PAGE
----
By Charlie Bermant
Peninsula Daily News
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"This will make us richer," Baril told Team Jefferson members recently.
Baril also discussed with the three Jefferson County commissioners this week the plans for the $3.2 million in federal stimulus funds given to Jefferson County for broadband network construction.
Broadband is a technology in which multiple strings of high-capacity fiber strands carry high volumes of video and audio.
The cable proposed for Jefferson County will carry enough bandwidth that every county resident could have enough access to meet any foreseeable audio needs, said Greg Marney, CEO of Tacoma-based Northwest Open Access Network -- or NoaNet -- which has built partial broad band networks on the North Olympic Peninsula and which will build the expansion in Jefferson County.
NoaNet's chief technology officer, William Kopp, said that the fiber coverage in Jefferson County is sporadic and expensive now.
Broadband use is limited mostly to government agencies and corporations that can afford the high price.
The new, subsidized infrastructure will decrease the price of entry for everyone, Kopp said. Expanding the network will make it accessible to residents and small businesses.
Customers will pay less for broadband than what they are paying today for cable, high-speed or dial-up service, Kopp said.
Plans are in place to install more than 30 broadband sites at "anchor institutions" in East Jefferson County, including schools, hospitals, and libraries.
Once connected to these locations, private sector service providers can hook into the network and provide broadband access to homes and businesses.
Connecting rural areas of Jefferson County to broadband will bring about a new level of information exchange, so that residents can market themselves worldwide while receiving information necessary for their businesses or their health, Baril said.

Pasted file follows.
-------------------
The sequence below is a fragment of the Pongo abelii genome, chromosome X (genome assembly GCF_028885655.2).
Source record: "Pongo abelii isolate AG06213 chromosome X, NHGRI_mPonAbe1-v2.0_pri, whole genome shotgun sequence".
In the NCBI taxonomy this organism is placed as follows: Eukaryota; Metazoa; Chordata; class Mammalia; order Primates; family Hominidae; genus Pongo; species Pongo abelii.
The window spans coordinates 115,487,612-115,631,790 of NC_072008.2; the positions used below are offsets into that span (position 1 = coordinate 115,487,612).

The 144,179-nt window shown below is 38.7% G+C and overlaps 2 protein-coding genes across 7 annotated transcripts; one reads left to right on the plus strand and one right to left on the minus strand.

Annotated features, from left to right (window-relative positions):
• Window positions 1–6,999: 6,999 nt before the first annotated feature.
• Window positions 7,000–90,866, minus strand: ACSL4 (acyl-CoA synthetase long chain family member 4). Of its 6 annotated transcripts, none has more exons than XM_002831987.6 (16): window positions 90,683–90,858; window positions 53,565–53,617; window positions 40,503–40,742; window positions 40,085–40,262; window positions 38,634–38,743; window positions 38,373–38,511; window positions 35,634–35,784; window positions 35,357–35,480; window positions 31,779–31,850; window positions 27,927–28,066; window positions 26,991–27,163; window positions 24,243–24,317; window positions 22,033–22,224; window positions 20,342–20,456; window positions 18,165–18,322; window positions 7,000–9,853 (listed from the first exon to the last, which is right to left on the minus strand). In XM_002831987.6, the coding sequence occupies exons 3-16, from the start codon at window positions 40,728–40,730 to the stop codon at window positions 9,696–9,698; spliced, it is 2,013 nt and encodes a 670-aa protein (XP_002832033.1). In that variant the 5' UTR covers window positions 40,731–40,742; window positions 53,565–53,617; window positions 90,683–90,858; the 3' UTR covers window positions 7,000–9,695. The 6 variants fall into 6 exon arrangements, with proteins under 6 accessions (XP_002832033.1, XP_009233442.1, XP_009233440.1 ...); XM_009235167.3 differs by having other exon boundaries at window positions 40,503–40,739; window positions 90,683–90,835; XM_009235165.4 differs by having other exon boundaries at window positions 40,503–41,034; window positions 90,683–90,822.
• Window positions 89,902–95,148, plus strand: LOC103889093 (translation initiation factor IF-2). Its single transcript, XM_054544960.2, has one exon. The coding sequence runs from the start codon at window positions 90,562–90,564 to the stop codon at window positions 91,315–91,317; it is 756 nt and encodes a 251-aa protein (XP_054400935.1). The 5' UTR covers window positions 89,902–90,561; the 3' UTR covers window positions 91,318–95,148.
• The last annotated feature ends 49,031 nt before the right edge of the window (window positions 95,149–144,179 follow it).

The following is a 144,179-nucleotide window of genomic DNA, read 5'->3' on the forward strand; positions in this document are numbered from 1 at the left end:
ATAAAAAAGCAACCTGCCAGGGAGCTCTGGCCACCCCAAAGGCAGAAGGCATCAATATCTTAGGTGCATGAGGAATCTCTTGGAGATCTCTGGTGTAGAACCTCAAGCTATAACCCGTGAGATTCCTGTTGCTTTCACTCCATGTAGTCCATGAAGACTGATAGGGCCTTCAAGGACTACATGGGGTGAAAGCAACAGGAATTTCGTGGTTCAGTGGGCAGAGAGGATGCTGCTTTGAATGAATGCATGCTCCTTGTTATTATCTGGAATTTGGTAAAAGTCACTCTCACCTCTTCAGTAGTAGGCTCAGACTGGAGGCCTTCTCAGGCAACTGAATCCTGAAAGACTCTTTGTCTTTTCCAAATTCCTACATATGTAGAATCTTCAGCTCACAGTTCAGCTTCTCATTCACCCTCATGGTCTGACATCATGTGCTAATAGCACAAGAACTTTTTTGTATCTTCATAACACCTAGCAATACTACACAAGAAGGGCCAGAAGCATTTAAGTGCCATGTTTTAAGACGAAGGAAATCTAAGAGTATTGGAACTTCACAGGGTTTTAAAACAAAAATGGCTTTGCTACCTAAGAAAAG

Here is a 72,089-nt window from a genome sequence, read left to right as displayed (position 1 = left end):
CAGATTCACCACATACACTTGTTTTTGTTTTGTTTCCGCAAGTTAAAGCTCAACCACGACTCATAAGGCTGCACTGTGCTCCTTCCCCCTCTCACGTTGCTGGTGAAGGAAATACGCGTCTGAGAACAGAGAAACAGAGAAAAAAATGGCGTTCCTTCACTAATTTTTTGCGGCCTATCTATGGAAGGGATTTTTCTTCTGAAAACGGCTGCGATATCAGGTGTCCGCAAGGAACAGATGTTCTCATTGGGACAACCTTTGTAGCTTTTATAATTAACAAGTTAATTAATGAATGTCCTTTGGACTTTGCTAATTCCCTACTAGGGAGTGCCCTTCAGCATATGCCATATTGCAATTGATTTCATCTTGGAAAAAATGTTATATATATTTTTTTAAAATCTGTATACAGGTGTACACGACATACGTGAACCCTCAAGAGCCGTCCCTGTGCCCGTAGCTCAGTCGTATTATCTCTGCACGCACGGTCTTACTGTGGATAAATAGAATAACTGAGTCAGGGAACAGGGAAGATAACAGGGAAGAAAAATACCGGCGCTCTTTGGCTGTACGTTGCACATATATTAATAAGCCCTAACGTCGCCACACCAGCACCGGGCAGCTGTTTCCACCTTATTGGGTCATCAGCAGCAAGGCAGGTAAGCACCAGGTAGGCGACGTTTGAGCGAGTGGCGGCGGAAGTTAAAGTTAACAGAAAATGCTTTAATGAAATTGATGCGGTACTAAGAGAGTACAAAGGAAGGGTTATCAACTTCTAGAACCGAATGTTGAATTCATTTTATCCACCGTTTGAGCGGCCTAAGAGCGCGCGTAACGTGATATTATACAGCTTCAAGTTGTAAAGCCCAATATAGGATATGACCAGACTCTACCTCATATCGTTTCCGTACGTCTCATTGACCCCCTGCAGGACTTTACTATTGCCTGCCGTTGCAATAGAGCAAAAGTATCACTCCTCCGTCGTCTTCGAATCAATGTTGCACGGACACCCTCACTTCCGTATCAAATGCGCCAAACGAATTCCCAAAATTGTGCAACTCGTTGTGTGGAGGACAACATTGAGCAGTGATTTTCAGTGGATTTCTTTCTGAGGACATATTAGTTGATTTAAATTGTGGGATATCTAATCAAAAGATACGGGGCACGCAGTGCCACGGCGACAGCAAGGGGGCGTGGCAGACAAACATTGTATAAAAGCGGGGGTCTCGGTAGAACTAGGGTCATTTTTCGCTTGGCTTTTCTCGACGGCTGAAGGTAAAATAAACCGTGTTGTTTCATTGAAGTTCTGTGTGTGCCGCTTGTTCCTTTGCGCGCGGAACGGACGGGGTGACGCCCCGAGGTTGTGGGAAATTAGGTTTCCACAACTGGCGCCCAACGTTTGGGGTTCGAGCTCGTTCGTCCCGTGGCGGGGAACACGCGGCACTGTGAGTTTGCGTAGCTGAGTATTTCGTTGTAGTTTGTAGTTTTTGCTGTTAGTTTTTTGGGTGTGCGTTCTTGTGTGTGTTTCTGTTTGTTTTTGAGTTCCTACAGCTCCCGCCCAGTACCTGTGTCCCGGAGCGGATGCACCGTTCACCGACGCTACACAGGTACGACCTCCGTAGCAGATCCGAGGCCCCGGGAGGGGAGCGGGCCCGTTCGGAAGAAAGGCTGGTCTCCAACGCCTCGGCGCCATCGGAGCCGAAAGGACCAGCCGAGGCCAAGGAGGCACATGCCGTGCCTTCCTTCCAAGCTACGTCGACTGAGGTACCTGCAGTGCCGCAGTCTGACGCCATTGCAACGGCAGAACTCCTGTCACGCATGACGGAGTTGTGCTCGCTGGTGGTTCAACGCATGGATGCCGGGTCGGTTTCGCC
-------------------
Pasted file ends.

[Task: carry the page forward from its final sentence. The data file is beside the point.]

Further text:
"Turning us into a connected community will help us to create a new economy that will benefit us for 50 years to come," she said.
Broadband service can accommodate graphics -- intensive programs such as video and large amounts of data transfer.
This will change leisure time, since people will be more able to order movies on demand and carry on video chats with relatives on other continents.
It also will change the way people live, since video-conferencing can streamline everything from job interviews to doctor appointments.
Baril is taking the lead on the project, as education is one of the areas with the greatest potential, she said.
The ability to teach classes online opens up educational possibilities to groups like single mothers and senior citizens who do not have the ability to travel, Baril said.
Health care is another area that can benefit, said Jefferson Healthcare information services director Roger Harrison.
Currently, patients get basic treatment in Port Townsend but must travel to Seattle or Tacoma to see specialists.
With a broadband hookup, a patient could connect with a specialist online while visiting a local physician, which allows a long-distance diagnosis.
The local physician can conduct hands-on tests, while the specialist offers advice about the treatment, saving the patent four hours on the road.
Baril said that broadband will open up access for all of the county, not just the population centers.
Plans are to connect Quilcene and Brinnon in a way that encourages businesses to grow, she said.
The broadband subsidy that brings $3.2 million to the county is part of a $185 million stimulus package, which includes $45 million in local matching funds statewide.
Jefferson County government kicked in $.1.6 million of this, credited for the construction of five emergency broadcast towers in East Jefferson County on which broadband nodes can be located.
A percentage of this was an in kind contribution, with the remainder credited as cash, County Administrator Philip Morley said.
The contribution was made without any capital expenditure, Morley said.
On Friday, Baril said the project would not have happened if not for the county's contribution to the matching fund requirement.
The next step is to file a plan with the federal Department of Commerce within 30 days followed by an environmental impact assessment in 60 days, after which time construction can begin.
The project must be completed statewide in three years, but Jefferson County will get service sooner than that because of its small size and the fact that it is one of the first locations in line, Marney said.
The lines will be buried except in places where utility poles exist and will allow the one-inch cable, which has 48 strands of high-capacity wire, to use the existing poles.
In most cases the buried cable will use a city or county right of way, or lease land from private property owners, Marney said.
For a video of the grant presentation produced by Washington State University Extension, see http://tinyurl.com/29lgu7h.
Jefferson County Reporter Charlie Bermant can be reached at 360-385-2335 or email@example.com.